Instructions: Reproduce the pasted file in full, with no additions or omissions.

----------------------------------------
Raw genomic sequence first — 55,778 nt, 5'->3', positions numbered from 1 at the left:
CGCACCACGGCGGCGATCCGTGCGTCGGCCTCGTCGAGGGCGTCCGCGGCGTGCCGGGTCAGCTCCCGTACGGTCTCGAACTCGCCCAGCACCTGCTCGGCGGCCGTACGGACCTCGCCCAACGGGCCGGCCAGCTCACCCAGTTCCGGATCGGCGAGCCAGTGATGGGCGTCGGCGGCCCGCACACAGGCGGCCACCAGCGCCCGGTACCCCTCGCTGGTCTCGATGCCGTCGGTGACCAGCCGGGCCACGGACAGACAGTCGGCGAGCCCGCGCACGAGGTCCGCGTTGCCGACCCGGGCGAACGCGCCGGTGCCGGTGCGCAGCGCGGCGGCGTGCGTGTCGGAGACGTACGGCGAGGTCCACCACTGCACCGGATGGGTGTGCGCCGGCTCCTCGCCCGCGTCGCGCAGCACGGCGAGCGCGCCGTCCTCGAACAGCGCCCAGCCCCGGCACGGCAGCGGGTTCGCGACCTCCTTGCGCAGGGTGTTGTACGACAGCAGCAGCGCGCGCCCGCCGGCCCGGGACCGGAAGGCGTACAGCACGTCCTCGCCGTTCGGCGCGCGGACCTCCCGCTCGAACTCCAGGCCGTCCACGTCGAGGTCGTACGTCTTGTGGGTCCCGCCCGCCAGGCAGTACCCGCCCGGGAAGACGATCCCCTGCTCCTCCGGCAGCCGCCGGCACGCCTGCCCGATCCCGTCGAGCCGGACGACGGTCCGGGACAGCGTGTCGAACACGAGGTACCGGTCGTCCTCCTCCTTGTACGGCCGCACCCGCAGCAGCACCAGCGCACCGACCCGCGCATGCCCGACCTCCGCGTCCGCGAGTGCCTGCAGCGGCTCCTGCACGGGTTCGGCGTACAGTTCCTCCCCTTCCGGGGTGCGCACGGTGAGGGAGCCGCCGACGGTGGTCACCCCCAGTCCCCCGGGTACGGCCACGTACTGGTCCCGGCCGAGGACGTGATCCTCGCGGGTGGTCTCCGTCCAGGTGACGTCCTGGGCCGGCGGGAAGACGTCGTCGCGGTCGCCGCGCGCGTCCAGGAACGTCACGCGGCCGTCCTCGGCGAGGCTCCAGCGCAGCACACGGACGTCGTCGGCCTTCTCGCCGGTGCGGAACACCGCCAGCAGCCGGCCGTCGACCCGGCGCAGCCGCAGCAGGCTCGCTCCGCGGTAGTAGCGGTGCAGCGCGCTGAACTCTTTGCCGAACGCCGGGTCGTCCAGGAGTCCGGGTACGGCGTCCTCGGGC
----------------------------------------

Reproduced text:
Raw genomic sequence first — 55,778 nt, 5'->3', positions numbered from 1 at the left:
CGCACCACGGCGGCGATCCGTGCGTCGGCCTCGTCGAGGGCGTCCGCGGCGTGCCGGGTCAGCTCCCGTACGGTCTCGAACTCGCCCAGCACCTGCTCGGCGGCCGTACGGACCTCGCCCAACGGGCCGGCCAGCTCACCCAGTTCCGGATCGGCGAGCCAGTGATGGGCGTCGGCGGCCCGCACACAGGCGGCCACCAGCGCCCGGTACCCCTCGCTGGTCTCGATGCCGTCGGTGACCAGCCGGGCCACGGACAGACAGTCGGCGAGCCCGCGCACGAGGTCCGCGTTGCCGACCCGGGCGAACGCGCCGGTGCCGGTGCGCAGCGCGGCGGCGTGCGTGTCGGAGACGTACGGCGAGGTCCACCACTGCACCGGATGGGTGTGCGCCGGCTCCTCGCCCGCGTCGCGCAGCACGGCGAGCGCGCCGTCCTCGAACAGCGCCCAGCCCCGGCACGGCAGCGGGTTCGCGACCTCCTTGCGCAGGGTGTTGTACGACAGCAGCAGCGCGCGCCCGCCGGCCCGGGACCGGAAGGCGTACAGCACGTCCTCGCCGTTCGGCGCGCGGACCTCCCGCTCGAACTCCAGGCCGTCCACGTCGAGGTCGTACGTCTTGTGGGTCCCGCCCGCCAGGCAGTACCCGCCCGGGAAGACGATCCCCTGCTCCTCCGGCAGCCGCCGGCACGCCTGCCCGATCCCGTCGAGCCGGACGACGGTCCGGGACAGCGTGTCGAACACGAGGTACCGGTCGTCCTCCTCCTTGTACGGCCGCACCCGCAGCAGCACCAGCGCACCGACCCGCGCATGCCCGACCTCCGCGTCCGCGAGTGCCTGCAGCGGCTCCTGCACGGGTTCGGCGTACAGTTCCTCCCCTTCCGGGGTGCGCACGGTGAGGGAGCCGCCGACGGTGGTCACCCCCAGTCCCCCGGGTACGGCCACGTACTGGTCCCGGCCGAGGACGTGATCCTCGCGGGTGGTCTCCGTCCAGGTGACGTCCTGGGCCGGCGGGAAGACGTCGTCGCGGTCGCCGCGCGCGTCCAGGAACGTCACGCGGCCGTCCTCGGCGAGGCTCCAGCGCAGCACACGGACGTCGTCGGCCTTCTCGCCGGTGCGGAACACCGCCAGCAGCCGGCCGTCGACCCGGCGCAGCCGCAGCAGGCTCGCTCCGCGGTAGTAGCGGTGCAGCGCGCTGAACTCTTTGCCGAACGCCGGGTCGTCCAGGAGTCCGGGTACGGCGTCCTCGGGC